This research was partially funded by the Natl. Sea Grant College Program of the U.S. Dept. of Commerce's Natl. Oceanic and Atmospheric Administration under NOAA grant number NA76RG0476 (project nr R/SF-24) and by appropriations made by the Oregon State Legislature. The views expressed herein do not necessarily reflect the views of any of those organizations.
Frozen Stability of Fish Protein Isolate Under Various Storage Conditions
Article first published online: 30 JUN 2006
Journal of Food Science
Volume 71, Issue 3, pages C227–C232, April 2006
How to Cite
Thawornchinsombut, S. and Park, J. W. (2006), Frozen Stability of Fish Protein Isolate Under Various Storage Conditions. Journal of Food Science, 71: C227–C232. doi: 10.1111/j.1365-2621.2006.tb15622.x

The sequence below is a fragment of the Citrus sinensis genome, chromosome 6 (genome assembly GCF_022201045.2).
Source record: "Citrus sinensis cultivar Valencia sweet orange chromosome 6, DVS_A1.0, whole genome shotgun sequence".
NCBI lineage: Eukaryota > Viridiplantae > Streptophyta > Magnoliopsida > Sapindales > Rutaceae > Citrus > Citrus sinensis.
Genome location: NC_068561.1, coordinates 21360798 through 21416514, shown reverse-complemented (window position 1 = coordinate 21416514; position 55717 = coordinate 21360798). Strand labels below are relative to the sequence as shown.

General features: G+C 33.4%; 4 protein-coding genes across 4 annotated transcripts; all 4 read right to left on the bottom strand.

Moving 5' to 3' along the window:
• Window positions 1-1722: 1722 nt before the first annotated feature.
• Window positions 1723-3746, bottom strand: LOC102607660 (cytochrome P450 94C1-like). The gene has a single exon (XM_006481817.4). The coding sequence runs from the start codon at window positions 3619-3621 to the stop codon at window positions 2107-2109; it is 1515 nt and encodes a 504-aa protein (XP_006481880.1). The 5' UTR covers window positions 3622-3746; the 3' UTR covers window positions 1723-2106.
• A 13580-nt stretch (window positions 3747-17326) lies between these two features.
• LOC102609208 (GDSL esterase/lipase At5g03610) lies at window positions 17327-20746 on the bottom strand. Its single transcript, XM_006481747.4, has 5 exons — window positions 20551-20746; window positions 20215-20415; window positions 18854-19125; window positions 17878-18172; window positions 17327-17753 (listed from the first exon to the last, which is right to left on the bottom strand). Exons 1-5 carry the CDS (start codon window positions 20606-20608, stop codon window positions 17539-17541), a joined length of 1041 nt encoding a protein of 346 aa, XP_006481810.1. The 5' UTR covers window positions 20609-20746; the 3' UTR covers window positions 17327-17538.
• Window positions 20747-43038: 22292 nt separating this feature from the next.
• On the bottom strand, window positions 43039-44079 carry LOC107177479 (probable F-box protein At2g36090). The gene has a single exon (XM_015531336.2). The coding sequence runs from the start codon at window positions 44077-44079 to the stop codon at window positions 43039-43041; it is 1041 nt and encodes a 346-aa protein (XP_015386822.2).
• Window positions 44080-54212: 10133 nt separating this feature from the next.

- Issue published online: 30 JUN 2006
- Article first published online: 30 JUN 2006
- MS 20050675 Submitted 11/11/05, Revised 12/15/05, Accepted 1/25/06.
- alkali-treated protein isolates;
- frozen storage;
- surface hydrophobicity;
ABSTRACT: A novel process using pH-shift to recover fish proteins has been intensively studied. However, little information of its frozen stability has been revealed. The highest gel texture was found for samples frozen at pH 5.5 (5) and 7.0 (7) with cryoprotectants (C) and without freeze/thaw (F), whereas the lowest gel texture was obtained from frozen/thawed samples without cryoprotectants (NC). 5NC-F and 7NC-F demonstrated the lowest surface hydrophobicity and total sulfhydryl (SH), perhaps suggesting more protein aggregation through hydrophobic interactions and disulfide bonds. A slightly less stability of alkali-treated protein isolates (AKPI) kept at pH 5.5 than at pH 7 was noticed. AKPI, whether kept at pH 5.5 or 7.0, requires cryoprotectants to maintain frozen stability for longer shelf life.